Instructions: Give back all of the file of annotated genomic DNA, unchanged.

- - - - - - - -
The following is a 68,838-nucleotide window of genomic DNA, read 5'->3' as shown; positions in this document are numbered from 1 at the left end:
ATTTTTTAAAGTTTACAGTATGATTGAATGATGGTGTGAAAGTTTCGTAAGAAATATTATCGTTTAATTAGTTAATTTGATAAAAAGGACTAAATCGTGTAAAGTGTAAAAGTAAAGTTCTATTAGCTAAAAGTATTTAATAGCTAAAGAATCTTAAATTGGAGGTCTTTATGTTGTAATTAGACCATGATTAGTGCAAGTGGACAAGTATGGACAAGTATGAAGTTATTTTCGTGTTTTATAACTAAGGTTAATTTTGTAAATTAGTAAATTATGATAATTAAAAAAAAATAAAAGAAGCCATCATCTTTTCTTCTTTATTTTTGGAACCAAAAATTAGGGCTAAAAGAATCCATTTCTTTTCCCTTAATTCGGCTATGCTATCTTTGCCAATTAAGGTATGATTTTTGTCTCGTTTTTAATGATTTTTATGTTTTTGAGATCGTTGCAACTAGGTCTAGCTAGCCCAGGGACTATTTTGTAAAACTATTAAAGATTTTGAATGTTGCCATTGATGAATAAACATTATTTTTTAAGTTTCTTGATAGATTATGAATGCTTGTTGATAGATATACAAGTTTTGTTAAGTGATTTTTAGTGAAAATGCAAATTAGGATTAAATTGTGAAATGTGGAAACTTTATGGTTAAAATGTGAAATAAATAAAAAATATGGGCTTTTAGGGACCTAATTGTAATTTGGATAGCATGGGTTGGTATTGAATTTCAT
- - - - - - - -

The following is a 68,838-nucleotide window of genomic DNA, read 5'->3' as shown; positions in this document are numbered from 1 at the left end:
ATTTTTTAAAGTTTACAGTATGATTGAATGATGGTGTGAAAGTTTCGTAAGAAATATTATCGTTTAATTAGTTAATTTGATAAAAAGGACTAAATCGTGTAAAGTGTAAAAGTAAAGTTCTATTAGCTAAAAGTATTTAATAGCTAAAGAATCTTAAATTGGAGGTCTTTATGTTGTAATTAGACCATGATTAGTGCAAGTGGACAAGTATGGACAAGTATGAAGTTATTTTCGTGTTTTATAACTAAGGTTAATTTTGTAAATTAGTAAATTATGATAATTAAAAAAAAATAAAAGAAGCCATCATCTTTTCTTCTTTATTTTTGGAACCAAAAATTAGGGCTAAAAGAATCCATTTCTTTTCCCTTAATTCGGCTATGCTATCTTTGCCAATTAAGGTATGATTTTTGTCTCGTTTTTAATGATTTTTATGTTTTTGAGATCGTTGCAACTAGGTCTAGCTAGCCCAGGGACTATTTTGTAAAACTATTAAAGATTTTGAATGTTGCCATTGATGAATAAACATTATTTTTTAAGTTTCTTGATAGATTATGAATGCTTGTTGATAGATATACAAGTTTTGTTAAGTGATTTTTAGTGAAAATGCAAATTAGGATTAAATTGTGAAATGTGGAAACTTTATGGTTAAAATGTGAAATAAATAAAAAATATGGGCTTTTAGGGACCTAATTGTAATTTGGATAGCATGGGTTGGTATTGAATTTCAT